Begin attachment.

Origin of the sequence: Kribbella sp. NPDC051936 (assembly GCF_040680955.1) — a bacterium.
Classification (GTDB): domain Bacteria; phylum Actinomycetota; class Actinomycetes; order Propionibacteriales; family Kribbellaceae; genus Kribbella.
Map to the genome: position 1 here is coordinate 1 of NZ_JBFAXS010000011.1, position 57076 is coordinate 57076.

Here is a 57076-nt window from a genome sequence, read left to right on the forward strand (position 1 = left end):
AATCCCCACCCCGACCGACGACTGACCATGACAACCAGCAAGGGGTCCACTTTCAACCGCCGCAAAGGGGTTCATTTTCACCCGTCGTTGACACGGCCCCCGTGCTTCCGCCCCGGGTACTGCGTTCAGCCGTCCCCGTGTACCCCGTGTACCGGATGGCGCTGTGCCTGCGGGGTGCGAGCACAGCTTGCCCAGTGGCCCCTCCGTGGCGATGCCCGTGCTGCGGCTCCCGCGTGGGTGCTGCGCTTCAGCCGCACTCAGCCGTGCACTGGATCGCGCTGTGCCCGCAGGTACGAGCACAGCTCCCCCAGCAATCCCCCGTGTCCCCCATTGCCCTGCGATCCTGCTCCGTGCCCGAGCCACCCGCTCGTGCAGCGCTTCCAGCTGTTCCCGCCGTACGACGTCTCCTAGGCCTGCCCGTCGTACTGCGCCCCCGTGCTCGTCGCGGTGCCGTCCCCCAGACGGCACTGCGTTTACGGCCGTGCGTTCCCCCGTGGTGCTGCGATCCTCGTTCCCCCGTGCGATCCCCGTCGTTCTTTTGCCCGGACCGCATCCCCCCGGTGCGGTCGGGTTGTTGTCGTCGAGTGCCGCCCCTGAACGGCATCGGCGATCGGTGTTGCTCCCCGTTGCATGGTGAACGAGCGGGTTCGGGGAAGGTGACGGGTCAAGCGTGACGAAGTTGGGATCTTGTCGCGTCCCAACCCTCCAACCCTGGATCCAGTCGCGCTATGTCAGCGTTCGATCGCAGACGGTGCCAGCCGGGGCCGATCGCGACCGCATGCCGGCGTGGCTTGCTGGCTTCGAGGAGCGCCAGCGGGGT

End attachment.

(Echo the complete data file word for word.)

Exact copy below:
Origin of the sequence: Kribbella sp. NPDC051936 (assembly GCF_040680955.1) — a bacterium.
Classification (GTDB): domain Bacteria; phylum Actinomycetota; class Actinomycetes; order Propionibacteriales; family Kribbellaceae; genus Kribbella.
Map to the genome: position 1 here is coordinate 1 of NZ_JBFAXS010000011.1, position 57076 is coordinate 57076.

Here is a 57076-nt window from a genome sequence, read left to right on the forward strand (position 1 = left end):
AATCCCCACCCCGACCGACGACTGACCATGACAACCAGCAAGGGGTCCACTTTCAACCGCCGCAAAGGGGTTCATTTTCACCCGTCGTTGACACGGCCCCCGTGCTTCCGCCCCGGGTACTGCGTTCAGCCGTCCCCGTGTACCCCGTGTACCGGATGGCGCTGTGCCTGCGGGGTGCGAGCACAGCTTGCCCAGTGGCCCCTCCGTGGCGATGCCCGTGCTGCGGCTCCCGCGTGGGTGCTGCGCTTCAGCCGCACTCAGCCGTGCACTGGATCGCGCTGTGCCCGCAGGTACGAGCACAGCTCCCCCAGCAATCCCCCGTGTCCCCCATTGCCCTGCGATCCTGCTCCGTGCCCGAGCCACCCGCTCGTGCAGCGCTTCCAGCTGTTCCCGCCGTACGACGTCTCCTAGGCCTGCCCGTCGTACTGCGCCCCCGTGCTCGTCGCGGTGCCGTCCCCCAGACGGCACTGCGTTTACGGCCGTGCGTTCCCCCGTGGTGCTGCGATCCTCGTTCCCCCGTGCGATCCCCGTCGTTCTTTTGCCCGGACCGCATCCCCCCGGTGCGGTCGGGTTGTTGTCGTCGAGTGCCGCCCCTGAACGGCATCGGCGATCGGTGTTGCTCCCCGTTGCATGGTGAACGAGCGGGTTCGGGGAAGGTGACGGGTCAAGCGTGACGAAGTTGGGATCTTGTCGCGTCCCAACCCTCCAACCCTGGATCCAGTCGCGCTATGTCAGCGTTCGATCGCAGACGGTGCCAGCCGGGGCCGATCGCGACCGCATGCCGGCGTGGCTTGCTGGCTTCGAGGAGCGCCAGCGGGGT